Provided further that in its application to a person, other than a citizen who is arrested or detained under the law relating to immigration, this Clause shall be read as if there were substituted for the words “without unreasonable delay, and in any case within twenty-four hours (excluding the time of any necessary journey)” the words “within fourteen days

Federal Constitution Article 5(4) amended with the addition of the proviso

Based on the above, clearly his detention had infringed this Article 5(4) without a Magistrate’s order throughout his 26 days remand. It shows that Immigration Authority had infringed the Federal Constitution and ignored the Court. So does it means that the Immigration Authority had arbitrary decides on detention all this while of a foreigner beyond the fourteen days allowed under the above FC Article 5(4) amended with proviso.

Article 5(4) of the Malaysia Federal Constitution

Details pertaining to the sentencing

3. Offender A is a foreigner holding a valid Malaysia MM2H long term stay visa and is in Malaysia legally. He has stayed for around eight years under this visa program by the Malaysia government.

4. The magistrate convicted and sentenced offender A to a penalty fine of RM30,000.

5. Offender A’s family member rushed to make the payment for his fine on the same day in order to secure his immediate release.

6. His family member paid the RM30,000 fine in full to the Court. There was a receipt showing the date and time of payment by the family member. The date was 26.3.2018 and the time was 13:16:40.

7. After the payment was made, the order of discharge was given immediately by the Court on the same day.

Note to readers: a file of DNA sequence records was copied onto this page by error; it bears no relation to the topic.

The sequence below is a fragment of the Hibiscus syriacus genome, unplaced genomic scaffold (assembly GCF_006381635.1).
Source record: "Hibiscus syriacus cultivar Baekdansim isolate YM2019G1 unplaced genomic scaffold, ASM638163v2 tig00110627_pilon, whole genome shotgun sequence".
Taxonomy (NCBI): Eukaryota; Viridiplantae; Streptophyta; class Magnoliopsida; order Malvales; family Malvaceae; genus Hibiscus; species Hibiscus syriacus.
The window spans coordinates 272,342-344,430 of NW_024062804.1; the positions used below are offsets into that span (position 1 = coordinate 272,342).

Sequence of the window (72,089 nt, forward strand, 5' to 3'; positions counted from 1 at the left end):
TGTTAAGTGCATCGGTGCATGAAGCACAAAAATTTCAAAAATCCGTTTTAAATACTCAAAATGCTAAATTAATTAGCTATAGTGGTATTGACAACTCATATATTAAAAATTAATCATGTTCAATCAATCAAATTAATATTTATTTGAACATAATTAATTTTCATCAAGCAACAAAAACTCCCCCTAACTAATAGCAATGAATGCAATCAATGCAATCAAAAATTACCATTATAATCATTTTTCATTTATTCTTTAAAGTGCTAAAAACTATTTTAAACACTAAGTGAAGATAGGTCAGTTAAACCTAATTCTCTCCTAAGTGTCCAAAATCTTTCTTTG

Shocking jail term

8. Offender A and his family member were expecting his release. Instead, they were shocked that he was sent to Kluang jail and had to spend 3 days in Kluang jail. Does it means that Immigration department has jurisdiction on foreigner offenders to decides on further detention without court order?

9. On the first day in Kluang jail, they shaved all his hair to humiliate him.

10. He witnessed a foreigner badly beaten by a prison officer. He was one particular Bangladeshi national and was screaming for mercy for some time. This violent scene cannot be unseen and scarred his memory.

11. One of the corrupt prison guard scammed him of RM75. The guard took RM75 and altered the amount accordingly on the “acknowledgement of items and belongings receipt”. This receipt is proof of the lost RM75. Kluang jail is a place of corruption.

Show the strikeout of RM105 and changed to RM30.00
He was scammed of RM75 evidenced by the strikeout of RM105 and changed to RM30.00

12. Being an elderly man, he has to sleep on cold prison floor without blanket with the risk of an asthma attack.

13. Proper food and medical attention was grossly lacking during this unjust jail sentence. Read here on a foreigner’s death that happened in the same detention center as offender A

14. Being in the midst of hard core and violent prisoners inside Kluang jail, he was exposed to unnecessary dangers.

Further detention in undocumented migrant detention center

15. It is understood that Malaysia can revoked the MM2H visa and ordered him to leave the country immediately upon release as a free man.

16. However his MM2H visa was not revoked until 04.04.2018, which is a time lapse of 10 days (26.03.2018 – 04.04.2018). And he remained detained by immigration officers inside their cruel and inhumane immigrants detention center. This had infringed his liberty because he was not an illegal immigrant and there is no basis to deprive him of his liberty and freedom. This undermines the MM2H visa and makes it a worthless piece of document issued by the government.

17. His family member had alerted the Singapore Embassy on this severe mis-treatment of a Singapore citizen in Malaysia who then intervened and helped secure his release back to Singapore. It appears that foreign government intervention is required for foreigners who were detained in Malaysia.

Conclusion

From this case study, we can sees the major differences between the two justice systems after 55 years of different governments. Clearly the application of the law in Malaysia leaves much to be desired in that foreigners, though already discriminated against, were also victimized blatantly.

Both countries are signatories to UN Convention of universal human rights.